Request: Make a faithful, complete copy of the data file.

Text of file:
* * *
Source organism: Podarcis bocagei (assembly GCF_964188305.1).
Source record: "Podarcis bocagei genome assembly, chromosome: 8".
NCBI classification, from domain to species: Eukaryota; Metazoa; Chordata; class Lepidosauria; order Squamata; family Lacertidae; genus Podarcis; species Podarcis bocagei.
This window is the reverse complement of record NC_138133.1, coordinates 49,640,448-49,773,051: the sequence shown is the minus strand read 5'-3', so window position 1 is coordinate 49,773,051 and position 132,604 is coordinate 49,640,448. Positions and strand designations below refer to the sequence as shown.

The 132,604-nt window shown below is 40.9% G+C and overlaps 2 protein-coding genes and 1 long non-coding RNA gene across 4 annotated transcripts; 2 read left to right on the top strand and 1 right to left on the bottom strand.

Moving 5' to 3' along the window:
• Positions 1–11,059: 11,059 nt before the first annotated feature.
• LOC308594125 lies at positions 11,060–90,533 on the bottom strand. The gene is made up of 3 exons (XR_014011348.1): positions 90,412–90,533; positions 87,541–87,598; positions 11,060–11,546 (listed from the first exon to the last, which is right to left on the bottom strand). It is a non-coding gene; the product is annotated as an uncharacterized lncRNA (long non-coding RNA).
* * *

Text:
Source organism: Podarcis bocagei (assembly GCF_964188305.1).
Source record: "Podarcis bocagei genome assembly, chromosome: 8".
NCBI classification, from domain to species: Eukaryota; Metazoa; Chordata; class Lepidosauria; order Squamata; family Lacertidae; genus Podarcis; species Podarcis bocagei.
This window is the reverse complement of record NC_138133.1, coordinates 49,640,448-49,773,051: the sequence shown is the minus strand read 5'-3', so window position 1 is coordinate 49,773,051 and position 132,604 is coordinate 49,640,448. Positions and strand designations below refer to the sequence as shown.

The 132,604-nt window shown below is 40.9% G+C and overlaps 2 protein-coding genes and 1 long non-coding RNA gene across 4 annotated transcripts; 2 read left to right on the top strand and 1 right to left on the bottom strand.

Moving 5' to 3' along the window:
• Positions 1–11,059: 11,059 nt before the first annotated feature.
• LOC308594125 lies at positions 11,060–90,533 on the bottom strand. The gene is made up of 3 exons (XR_014011348.1): positions 90,412–90,533; positions 87,541–87,598; positions 11,060–11,546 (listed from the first exon to the last, which is right to left on the bottom strand). It is a non-coding gene; the product is annotated as an uncharacterized lncRNA (long non-coding RNA).